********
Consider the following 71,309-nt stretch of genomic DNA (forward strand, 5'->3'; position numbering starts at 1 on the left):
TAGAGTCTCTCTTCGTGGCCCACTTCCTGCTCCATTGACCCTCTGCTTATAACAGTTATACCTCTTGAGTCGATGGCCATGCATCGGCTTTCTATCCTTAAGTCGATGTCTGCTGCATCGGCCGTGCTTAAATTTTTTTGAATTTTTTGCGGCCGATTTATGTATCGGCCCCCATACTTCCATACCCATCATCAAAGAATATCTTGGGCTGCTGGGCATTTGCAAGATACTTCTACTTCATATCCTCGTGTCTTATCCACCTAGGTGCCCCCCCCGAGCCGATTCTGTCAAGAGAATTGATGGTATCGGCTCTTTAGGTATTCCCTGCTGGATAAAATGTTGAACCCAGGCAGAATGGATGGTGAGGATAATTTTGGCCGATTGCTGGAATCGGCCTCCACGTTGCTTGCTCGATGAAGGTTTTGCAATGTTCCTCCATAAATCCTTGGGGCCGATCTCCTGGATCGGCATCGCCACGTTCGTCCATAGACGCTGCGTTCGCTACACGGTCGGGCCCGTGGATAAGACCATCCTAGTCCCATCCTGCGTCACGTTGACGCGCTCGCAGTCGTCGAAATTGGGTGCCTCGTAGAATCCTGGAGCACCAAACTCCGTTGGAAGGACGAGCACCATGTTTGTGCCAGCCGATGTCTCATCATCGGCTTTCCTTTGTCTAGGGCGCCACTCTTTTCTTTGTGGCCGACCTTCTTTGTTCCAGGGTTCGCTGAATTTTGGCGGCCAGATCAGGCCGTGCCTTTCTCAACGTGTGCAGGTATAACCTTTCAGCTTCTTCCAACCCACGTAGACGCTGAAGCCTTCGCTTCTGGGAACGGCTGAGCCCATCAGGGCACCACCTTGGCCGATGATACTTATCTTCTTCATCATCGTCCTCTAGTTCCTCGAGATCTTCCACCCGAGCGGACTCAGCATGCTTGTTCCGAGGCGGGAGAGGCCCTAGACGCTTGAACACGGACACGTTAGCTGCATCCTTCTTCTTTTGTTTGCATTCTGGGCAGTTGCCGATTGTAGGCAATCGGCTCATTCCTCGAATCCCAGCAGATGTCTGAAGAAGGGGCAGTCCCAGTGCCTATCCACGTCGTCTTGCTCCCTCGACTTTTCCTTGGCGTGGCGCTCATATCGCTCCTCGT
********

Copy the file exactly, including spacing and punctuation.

Consider the following 71,309-nt stretch of genomic DNA (forward strand, 5'->3'; position numbering starts at 1 on the left):
TAGAGTCTCTCTTCGTGGCCCACTTCCTGCTCCATTGACCCTCTGCTTATAACAGTTATACCTCTTGAGTCGATGGCCATGCATCGGCTTTCTATCCTTAAGTCGATGTCTGCTGCATCGGCCGTGCTTAAATTTTTTTGAATTTTTTGCGGCCGATTTATGTATCGGCCCCCATACTTCCATACCCATCATCAAAGAATATCTTGGGCTGCTGGGCATTTGCAAGATACTTCTACTTCATATCCTCGTGTCTTATCCACCTAGGTGCCCCCCCCGAGCCGATTCTGTCAAGAGAATTGATGGTATCGGCTCTTTAGGTATTCCCTGCTGGATAAAATGTTGAACCCAGGCAGAATGGATGGTGAGGATAATTTTGGCCGATTGCTGGAATCGGCCTCCACGTTGCTTGCTCGATGAAGGTTTTGCAATGTTCCTCCATAAATCCTTGGGGCCGATCTCCTGGATCGGCATCGCCACGTTCGTCCATAGACGCTGCGTTCGCTACACGGTCGGGCCCGTGGATAAGACCATCCTAGTCCCATCCTGCGTCACGTTGACGCGCTCGCAGTCGTCGAAATTGGGTGCCTCGTAGAATCCTGGAGCACCAAACTCCGTTGGAAGGACGAGCACCATGTTTGTGCCAGCCGATGTCTCATCATCGGCTTTCCTTTGTCTAGGGCGCCACTCTTTTCTTTGTGGCCGACCTTCTTTGTTCCAGGGTTCGCTGAATTTTGGCGGCCAGATCAGGCCGTGCCTTTCTCAACGTGTGCAGGTATAACCTTTCAGCTTCTTCCAACCCACGTAGACGCTGAAGCCTTCGCTTCTGGGAACGGCTGAGCCCATCAGGGCACCACCTTGGCCGATGATACTTATCTTCTTCATCATCGTCCTCTAGTTCCTCGAGATCTTCCACCCGAGCGGACTCAGCATGCTTGTTCCGAGGCGGGAGAGGCCCTAGACGCTTGAACACGGACACGTTAGCTGCATCCTTCTTCTTTTGTTTGCATTCTGGGCAGTTGCCGATTGTAGGCAATCGGCTCATTCCTCGAATCCCAGCAGATGTCTGAAGAAGGGGCAGTCCCAGTGCCTATCCACGTCGTCTTGCTCCCTCGACTTTTCCTTGGCGTGGCGCTCATATCGCTCCTCGT